Blaster “zombied” computers, rendered them unusable, and recruited them for self-propagation. It also enrolled them in a practice that was equally mischievous and sinister. Blaster, the worm that affected machines running the Windows OS, created a botnet that carried out distributed denial-of-service (DDoS) attacks against…Microsoft Corporation. Blaster attacked the Microsoft Windows update Web server (http://www.windowsupdate.com) using port 80, although this attack failed to have its intended result of shutting down the company’s system since the aforementioned URL redirects to windowsupdate.microsoft.com. (Nevertheless, Microsoft shut down the site temporarily in response to the attack.) Blaster was programmed to launch a DDoS attack daily from the 16th day to the last day of the month from the January through August. For the months of September through December, it launched the attack daily for each day of the month.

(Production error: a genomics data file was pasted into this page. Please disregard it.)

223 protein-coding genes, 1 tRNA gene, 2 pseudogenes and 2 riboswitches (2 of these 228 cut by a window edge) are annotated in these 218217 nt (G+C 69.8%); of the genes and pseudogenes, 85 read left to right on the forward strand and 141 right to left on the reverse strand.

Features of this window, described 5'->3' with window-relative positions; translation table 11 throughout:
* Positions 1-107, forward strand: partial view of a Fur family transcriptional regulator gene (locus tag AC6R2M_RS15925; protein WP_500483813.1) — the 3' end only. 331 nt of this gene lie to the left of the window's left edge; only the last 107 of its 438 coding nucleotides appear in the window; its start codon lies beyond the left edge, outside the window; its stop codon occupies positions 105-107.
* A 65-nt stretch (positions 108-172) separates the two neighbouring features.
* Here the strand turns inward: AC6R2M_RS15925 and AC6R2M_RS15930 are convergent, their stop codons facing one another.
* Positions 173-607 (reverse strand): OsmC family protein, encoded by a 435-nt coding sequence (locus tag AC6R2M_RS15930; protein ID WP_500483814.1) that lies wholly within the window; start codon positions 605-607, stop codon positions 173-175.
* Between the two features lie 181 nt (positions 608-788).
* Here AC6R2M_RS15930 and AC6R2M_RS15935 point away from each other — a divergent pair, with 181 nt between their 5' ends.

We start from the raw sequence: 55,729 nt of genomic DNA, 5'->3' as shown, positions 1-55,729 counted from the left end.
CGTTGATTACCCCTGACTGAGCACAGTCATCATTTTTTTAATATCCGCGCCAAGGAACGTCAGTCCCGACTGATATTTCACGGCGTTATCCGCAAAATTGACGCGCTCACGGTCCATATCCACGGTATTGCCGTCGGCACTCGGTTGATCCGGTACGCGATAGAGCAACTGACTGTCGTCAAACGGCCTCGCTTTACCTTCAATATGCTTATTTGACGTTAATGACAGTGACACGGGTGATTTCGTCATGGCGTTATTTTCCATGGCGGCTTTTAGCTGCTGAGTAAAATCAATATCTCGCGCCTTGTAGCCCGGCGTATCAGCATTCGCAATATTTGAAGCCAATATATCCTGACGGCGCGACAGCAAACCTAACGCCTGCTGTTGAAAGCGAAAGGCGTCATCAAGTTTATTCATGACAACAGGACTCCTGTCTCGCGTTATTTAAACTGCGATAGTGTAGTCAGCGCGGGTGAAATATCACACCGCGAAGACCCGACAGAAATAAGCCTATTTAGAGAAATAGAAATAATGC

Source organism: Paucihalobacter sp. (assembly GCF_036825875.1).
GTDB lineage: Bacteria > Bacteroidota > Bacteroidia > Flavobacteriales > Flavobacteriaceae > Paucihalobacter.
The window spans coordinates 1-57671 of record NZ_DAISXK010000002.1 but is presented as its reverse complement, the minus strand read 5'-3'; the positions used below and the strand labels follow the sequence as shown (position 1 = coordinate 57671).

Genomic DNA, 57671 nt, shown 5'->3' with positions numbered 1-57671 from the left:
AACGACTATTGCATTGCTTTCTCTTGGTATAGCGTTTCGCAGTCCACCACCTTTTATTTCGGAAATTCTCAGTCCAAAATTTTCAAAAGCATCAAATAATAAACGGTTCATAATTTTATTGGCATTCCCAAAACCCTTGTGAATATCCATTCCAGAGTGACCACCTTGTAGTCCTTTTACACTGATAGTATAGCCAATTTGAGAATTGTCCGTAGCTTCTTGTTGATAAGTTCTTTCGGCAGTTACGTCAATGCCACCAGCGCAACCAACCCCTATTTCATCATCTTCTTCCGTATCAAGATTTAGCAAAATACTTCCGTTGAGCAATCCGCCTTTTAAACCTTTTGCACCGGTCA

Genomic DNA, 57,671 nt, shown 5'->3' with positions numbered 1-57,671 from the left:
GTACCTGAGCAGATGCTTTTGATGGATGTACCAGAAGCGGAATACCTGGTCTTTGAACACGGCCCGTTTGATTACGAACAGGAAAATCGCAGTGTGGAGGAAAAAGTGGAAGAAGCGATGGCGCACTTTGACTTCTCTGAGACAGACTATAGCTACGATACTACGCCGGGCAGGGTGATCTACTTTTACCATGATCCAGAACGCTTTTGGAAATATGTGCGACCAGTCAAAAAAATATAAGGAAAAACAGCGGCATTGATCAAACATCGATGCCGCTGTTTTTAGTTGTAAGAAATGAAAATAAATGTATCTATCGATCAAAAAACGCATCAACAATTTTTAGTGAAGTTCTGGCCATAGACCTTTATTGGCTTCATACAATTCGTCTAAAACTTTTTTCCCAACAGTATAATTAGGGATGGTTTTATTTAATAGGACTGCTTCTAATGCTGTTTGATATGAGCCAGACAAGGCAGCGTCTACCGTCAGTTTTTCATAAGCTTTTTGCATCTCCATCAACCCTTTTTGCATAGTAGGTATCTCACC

3. Blaster exploited a reported vulnerability.

Blaster spread with ease not because of its genius as a particularly artful piece of software, but because of human error. As early as mid-July the aforementioned ports vulnerabilities affecting certain Windows versions had been shared with system administrators, authorities, and within security vendor circles. (It is believed the worm was reverse engineered from Microsoft’s patch.) Yet, the failure to address these vulnerabilities simply by patching systems in offices and homes led to Blaster’s success. Help Net Security, used this statistic to illustrates that, at its peak, Blaster found vulnerable systems every 30 seconds all over the world.